Not all students apply to health professions school during the summer prior to their senior year. Many students committed to careers in healthcare delay their application to health professions schools to pursue other opportunities. Some enter the Peace Corps, and some enter Teach for America. Some obtain master’s degrees in public health and pursue careers in that arena before later applying to health professions schools. We believe that, above all, it is important for parents and advisors to allow each student to find his own path and support him along the route. We emphasize with students that forty percent of our applicants are rising seniors, while the other sixty percent have allowed additional experiences to impact their application by applying as recent graduates or alumni of one or more years. Both those who apply as rising seniors and those who apply as recent graduates or alumni enjoy high rates of acceptance.
Preparing for Other Careers in Healthcare
Not all pre-health students seek careers in allopathic medicine (M.D.). Every year, some students apply to schools of osteopathic medicine, veterinary medicine, dental medicine, and other fields like pharmacy, physician assistant, and nursing.
Hopkins undergraduates and alumni apply to schools of osteopathic medicine (D.O.). Osteopathic physicians embrace a holistic philosophy by considering the body as a unit of interrelated systems that work together to ensure good health. D.O.s practice in all areas of medicine. About 60% of D.O.s are primary care physicians in family practice, internal medicine, and pediatrics. However, more and more D.O.s are pursuing specialty training in areas including emergency medicine, anesthesiology, OB/GYN, psychiatry, and surgery. Despite some minor differences in philosophy and training emphasis, there are relatively few differences between the career paths of allopathic and osteopathic physicians. M.D.s and D.O.s have the same practice rights throughout the United States, and you can find D.O.s and M.D.s working together in the best hospitals and clinics throughout the nation, including at the Johns Hopkins Medical Institutions. Many Hopkins premedical students are exploring the option of becoming a D.O.
Although our applicants to veterinary school are relatively few, advisors in Pre-Professional Programs are knowledgeable about a wide range of opportunities for pre-veterinary student to gain valuable veterinary experience, including working with companion animals, livestock, and even exotic animals. These experiences complement the outstanding academic and research opportunities that are inherent in a Johns Hopkins education. Competition for acceptance to veterinary school is fierce, and a strong academic record, combined with excellent letters of recommendation from both faculty as well as mentors in the veterinary field who have observed animal interactions, are very important. The significant number of animal contact hours required for application to veterinary medical schools can require that a student apply to vet school a year or two post-graduation.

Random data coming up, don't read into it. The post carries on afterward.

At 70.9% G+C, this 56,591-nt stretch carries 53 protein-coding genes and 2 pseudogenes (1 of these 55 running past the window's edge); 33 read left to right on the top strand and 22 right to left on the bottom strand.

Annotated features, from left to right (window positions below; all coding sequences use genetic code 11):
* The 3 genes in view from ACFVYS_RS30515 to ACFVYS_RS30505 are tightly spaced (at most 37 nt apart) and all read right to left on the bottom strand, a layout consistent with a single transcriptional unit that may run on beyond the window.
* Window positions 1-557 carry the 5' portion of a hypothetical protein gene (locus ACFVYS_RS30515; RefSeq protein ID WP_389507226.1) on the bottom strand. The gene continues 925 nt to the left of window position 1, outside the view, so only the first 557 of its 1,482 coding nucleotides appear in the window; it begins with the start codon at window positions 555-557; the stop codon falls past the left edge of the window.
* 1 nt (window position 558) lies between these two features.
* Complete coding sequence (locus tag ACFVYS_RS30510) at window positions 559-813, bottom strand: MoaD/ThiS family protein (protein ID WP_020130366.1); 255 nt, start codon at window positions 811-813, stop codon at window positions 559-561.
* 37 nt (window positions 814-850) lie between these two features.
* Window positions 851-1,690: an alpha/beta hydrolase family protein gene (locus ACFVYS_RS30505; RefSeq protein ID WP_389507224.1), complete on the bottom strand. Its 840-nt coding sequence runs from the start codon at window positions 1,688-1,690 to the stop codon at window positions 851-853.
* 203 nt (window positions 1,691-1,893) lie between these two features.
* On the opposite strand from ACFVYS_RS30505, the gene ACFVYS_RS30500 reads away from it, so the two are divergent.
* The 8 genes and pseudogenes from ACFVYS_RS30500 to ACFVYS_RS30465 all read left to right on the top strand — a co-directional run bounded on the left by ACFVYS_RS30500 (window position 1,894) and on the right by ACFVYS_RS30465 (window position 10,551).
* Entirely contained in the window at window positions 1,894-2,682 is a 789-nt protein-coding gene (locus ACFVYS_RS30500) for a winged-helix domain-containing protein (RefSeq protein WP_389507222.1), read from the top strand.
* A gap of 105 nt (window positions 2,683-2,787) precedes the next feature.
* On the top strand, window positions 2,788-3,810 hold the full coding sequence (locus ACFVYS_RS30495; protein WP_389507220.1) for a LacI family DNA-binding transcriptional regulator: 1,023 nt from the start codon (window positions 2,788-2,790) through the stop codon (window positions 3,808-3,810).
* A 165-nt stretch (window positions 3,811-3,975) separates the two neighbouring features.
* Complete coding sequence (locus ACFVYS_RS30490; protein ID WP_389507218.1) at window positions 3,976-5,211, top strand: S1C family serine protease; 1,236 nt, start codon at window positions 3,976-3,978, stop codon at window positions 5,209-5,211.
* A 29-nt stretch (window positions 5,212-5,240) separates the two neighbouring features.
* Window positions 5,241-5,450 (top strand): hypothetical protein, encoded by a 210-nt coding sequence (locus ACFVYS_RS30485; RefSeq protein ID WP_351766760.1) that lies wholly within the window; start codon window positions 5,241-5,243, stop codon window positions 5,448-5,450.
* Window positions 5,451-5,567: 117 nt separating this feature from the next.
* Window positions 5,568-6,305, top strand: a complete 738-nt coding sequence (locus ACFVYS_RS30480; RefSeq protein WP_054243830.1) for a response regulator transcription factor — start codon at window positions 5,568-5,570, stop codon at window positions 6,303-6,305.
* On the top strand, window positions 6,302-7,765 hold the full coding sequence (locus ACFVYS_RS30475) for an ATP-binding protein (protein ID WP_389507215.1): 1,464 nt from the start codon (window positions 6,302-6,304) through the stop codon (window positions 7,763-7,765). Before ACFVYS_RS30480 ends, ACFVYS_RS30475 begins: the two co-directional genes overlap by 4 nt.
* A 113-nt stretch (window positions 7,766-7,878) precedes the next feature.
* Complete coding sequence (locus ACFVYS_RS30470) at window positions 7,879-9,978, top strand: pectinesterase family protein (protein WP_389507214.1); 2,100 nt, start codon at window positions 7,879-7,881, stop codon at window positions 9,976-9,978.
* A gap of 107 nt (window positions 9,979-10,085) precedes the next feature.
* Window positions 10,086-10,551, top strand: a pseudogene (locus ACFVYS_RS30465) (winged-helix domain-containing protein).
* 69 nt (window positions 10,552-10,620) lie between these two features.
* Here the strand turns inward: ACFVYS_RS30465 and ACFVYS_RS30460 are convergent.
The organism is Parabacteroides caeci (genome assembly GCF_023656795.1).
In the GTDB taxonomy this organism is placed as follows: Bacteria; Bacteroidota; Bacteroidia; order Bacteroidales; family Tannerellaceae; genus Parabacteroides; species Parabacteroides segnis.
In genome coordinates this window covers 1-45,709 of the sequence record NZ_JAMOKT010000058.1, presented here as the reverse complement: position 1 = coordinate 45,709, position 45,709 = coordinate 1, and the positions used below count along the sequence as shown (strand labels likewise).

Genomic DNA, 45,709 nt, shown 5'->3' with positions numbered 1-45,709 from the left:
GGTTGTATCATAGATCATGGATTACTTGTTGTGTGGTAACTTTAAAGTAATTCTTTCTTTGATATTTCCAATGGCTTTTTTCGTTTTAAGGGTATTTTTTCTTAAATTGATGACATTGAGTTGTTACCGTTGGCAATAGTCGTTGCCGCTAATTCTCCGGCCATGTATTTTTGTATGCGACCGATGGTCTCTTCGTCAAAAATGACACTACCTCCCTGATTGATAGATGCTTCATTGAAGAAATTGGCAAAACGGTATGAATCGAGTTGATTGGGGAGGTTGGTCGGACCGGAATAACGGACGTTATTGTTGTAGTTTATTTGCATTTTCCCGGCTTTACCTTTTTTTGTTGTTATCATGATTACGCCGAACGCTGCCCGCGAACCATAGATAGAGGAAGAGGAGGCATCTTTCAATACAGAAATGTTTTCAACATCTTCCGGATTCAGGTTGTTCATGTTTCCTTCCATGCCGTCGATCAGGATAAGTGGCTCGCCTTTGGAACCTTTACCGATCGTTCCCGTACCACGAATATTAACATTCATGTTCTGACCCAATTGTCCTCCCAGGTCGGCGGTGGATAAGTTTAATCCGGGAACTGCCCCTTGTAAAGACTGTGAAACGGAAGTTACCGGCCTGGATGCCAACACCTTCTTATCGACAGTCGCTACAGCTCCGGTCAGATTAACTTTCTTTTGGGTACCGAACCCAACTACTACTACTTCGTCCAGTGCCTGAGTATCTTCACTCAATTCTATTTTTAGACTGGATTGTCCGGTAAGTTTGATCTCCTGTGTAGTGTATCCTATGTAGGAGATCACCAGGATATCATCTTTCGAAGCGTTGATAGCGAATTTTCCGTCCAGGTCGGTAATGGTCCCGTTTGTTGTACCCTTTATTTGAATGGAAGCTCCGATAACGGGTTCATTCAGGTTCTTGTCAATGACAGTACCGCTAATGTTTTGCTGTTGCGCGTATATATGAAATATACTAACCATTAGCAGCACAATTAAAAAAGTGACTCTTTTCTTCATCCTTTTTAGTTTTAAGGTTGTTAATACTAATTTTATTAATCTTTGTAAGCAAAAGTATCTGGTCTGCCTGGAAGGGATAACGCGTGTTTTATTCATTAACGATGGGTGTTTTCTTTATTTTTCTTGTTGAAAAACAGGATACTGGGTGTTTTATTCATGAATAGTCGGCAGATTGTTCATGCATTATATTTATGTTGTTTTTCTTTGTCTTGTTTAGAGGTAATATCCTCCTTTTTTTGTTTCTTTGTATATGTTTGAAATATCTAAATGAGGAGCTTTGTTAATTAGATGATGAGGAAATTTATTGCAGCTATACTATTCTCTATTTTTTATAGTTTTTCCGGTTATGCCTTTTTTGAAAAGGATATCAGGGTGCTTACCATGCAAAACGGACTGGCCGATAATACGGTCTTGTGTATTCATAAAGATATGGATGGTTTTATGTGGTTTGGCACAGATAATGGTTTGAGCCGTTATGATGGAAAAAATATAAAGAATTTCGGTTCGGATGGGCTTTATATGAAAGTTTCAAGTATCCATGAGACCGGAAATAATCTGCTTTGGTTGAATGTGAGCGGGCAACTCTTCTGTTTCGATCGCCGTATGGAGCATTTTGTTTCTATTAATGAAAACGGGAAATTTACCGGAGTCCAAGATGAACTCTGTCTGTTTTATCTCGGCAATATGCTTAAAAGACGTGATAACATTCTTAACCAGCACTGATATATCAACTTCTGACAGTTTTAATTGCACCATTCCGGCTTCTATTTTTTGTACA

Several students apply to dental medicine programs every year. With a good academic record, a repertoire of extracurricular activities, strong letters of support, use of the Hopkins committee system, exposure to the field of dentistry, and endorsement of a dental professional, our students have enjoyed outstanding success as dental school applicants.
Preparing for a Career in Law
Students who believe law school is in their future should pursue an undergraduate career to fit their personal talents and interests as well as demonstrate academic rigor. Law schools do not, as a rule, have specific academic requirements for admission, but they are usually impressed by applicants who can demonstrate that they have challenged themselves in a diverse course of study. Since law school admission is extremely competitive, it is important for students to compile a strong undergraduate record. They should plan to take courses of genuine interest, as their best performance should result. With the complexity of legal issues today, both nationally and internationally, a broad liberal arts curriculum is the preferred preparation for law school.
Students enter law school from widely differing educational and experiential backgrounds. As undergraduates, many major in subjects considered to be traditional paths to law school, such as history, English, political science, philosophy, economics, and international relations. Other successful law students, however, have focused their undergraduate studies in areas as diverse as art, computer science, engineering, and music. Student interested in law must understand that choice of an undergraduate major is far less important than the development of important skills and values that can be acquired prior to law school, including analytic and problem-solving skills, critical reading abilities, writing skills, and oral communication and listening abilities. In addition, the aspiring law student will greatly benefit by developing skills in research, organization, and management, having mastery of a second language, and possessing the values of serving the interests of others while promoting justice.
Students entering law school benefit enormously by developing knowledge that can be useful in resolving disputes. This is facilitated by a grounding in economics, a broad understanding of history, a fundamental understanding of political thought, a basic understanding of ethical theory and theories of justice, and fundamental mathematic and financial skills. Pre-law students cannot ignore, however, how important it is to be a student of human behavior and appreciated diverse cultures within the United States and abroad. It is a wonderful, enriching experience for a pre-law student to study abroad! Our goal at Johns Hopkins is to help facilitate the development of these many skills and competencies in pre-law students.
When considering extracurricular activities, law school admissions committees look for significant leadership ability and comprehensive activity. A long term commitment to one or two activities of importance is more impressive than a long list of affiliations.
Law school admissions committees also wish to see success in a standardized test (LSAT), letters of support from faculty who know the student well, and a rich and challenging academic and extracurricular regimen. Regarding the LSAT, to be competitive for a top 10 law school typically requires a minimum GPA of 3.7, with a minimum LSAT score of 170. Please see the “The Law School Option” for more information.